Picking Pix: A Photography Story

It’s a wonderful thing, photography. At a push of a button we can immortalize anything or anyone we want: flower gardens; baseball games; birds in flight; bird crap on car windows; pals; lovers; favorite cousins; despised in-laws. You name it, somebody has taken its picture.

Philadelphia, Pennsylvania (September 2018)

Those obvious notions came to mind a few nights ago when I decided to green light an essay about photography, whose final form you are now looking at. I’ve written before on the subject. And that’s because I get a soul-satisfying kick out of shutterbugging.

Santa Fe, New Mexico (May 2018)

That kick had lain dormant for decades, but vigorously popped out of its coffin in January 2016 when I came into possession of my first smartphone. An iPhone, it struck me as miraculous. Hell, was there anything it couldn’t do? Well, the phone balked at fetching my dog-eared slippers and washing my dirty underwear. But other than that, it was primo.

Philadelphia’s Powelton Village section (February 2018)

And the phone of course came equipped with a camera lens that, despite its incredibly tiny size, took, for the most part, damn good pictures. Good enough for me, anyway. Within no time I was snapping away. And decorating my journalistic output with some of the results of those snaps (prior to that, my wife Sandy took the photos for the stories). Man, I had lucked out, if you want to look at it that way. Meaning, even though I was a whole lot older than I could believe, depressingly older, at least I had added two worthy creative endeavors (writing and photography) to the late autumn/early winter of my years. Excuse me for a moment, please, while I now resume watching those f*cking grains of sand continue to fall, fall, fall to the bottom of my hourglass. Oh, my breaking heart!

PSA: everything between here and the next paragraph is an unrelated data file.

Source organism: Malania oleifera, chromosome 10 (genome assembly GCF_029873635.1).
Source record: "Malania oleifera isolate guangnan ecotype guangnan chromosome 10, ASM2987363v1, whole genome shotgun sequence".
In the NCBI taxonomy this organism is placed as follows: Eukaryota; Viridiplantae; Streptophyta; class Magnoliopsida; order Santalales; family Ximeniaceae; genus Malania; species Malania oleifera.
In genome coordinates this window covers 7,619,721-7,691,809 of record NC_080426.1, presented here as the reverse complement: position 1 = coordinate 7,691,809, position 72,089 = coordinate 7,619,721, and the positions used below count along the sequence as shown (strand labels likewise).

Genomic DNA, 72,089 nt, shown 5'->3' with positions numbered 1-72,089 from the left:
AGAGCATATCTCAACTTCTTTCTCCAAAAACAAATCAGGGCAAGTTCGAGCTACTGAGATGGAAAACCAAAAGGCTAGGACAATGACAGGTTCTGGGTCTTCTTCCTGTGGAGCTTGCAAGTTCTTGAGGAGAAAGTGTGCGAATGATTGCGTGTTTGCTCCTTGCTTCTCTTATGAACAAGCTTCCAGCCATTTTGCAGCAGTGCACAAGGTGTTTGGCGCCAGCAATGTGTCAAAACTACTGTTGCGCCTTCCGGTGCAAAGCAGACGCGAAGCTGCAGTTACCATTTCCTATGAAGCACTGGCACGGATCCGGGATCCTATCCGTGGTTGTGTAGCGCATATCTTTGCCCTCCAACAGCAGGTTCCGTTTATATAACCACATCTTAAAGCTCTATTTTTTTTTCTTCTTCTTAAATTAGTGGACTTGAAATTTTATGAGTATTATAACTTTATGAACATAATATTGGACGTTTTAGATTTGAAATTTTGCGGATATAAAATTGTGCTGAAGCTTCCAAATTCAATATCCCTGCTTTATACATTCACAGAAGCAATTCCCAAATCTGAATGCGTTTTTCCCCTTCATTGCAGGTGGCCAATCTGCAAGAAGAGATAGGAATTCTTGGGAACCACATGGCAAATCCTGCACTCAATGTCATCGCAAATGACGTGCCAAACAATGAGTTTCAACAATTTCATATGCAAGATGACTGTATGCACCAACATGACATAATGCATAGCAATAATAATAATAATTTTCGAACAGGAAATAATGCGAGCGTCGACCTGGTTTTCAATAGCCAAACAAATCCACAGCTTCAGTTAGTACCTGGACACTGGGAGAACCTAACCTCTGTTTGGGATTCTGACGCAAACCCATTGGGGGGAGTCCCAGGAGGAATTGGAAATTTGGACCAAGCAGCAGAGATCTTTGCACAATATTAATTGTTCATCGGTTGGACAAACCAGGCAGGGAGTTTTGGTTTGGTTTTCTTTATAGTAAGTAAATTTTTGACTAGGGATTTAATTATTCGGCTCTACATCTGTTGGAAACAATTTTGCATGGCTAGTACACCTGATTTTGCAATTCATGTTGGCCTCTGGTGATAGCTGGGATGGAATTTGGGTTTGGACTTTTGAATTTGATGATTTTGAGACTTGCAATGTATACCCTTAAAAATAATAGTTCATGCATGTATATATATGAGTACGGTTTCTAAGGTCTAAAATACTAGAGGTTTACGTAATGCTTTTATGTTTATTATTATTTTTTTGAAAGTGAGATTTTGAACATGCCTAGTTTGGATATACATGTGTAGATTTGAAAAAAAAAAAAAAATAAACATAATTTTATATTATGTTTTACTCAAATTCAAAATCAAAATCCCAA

Truro, Cape Cod, Massachusetts (October 2018)

Okay, I’m back. Where was I? Ah, yes. Here’s the way I look at photography: Many of us, including yours truly, can’t draw or paint or sculpt worth a shit. But it’s not too hard for anyone to be pleased with their photographs. All you have to do is decide what angle you want to take a photo from and what person or object should be its focus. Then you frame the shot and, if needed, adjust the light level. At that point the magic moment has arrived in which to tap the camera’s button. Voila! Mission likely accomplished.

Orleans, Cape Cod (October 2018)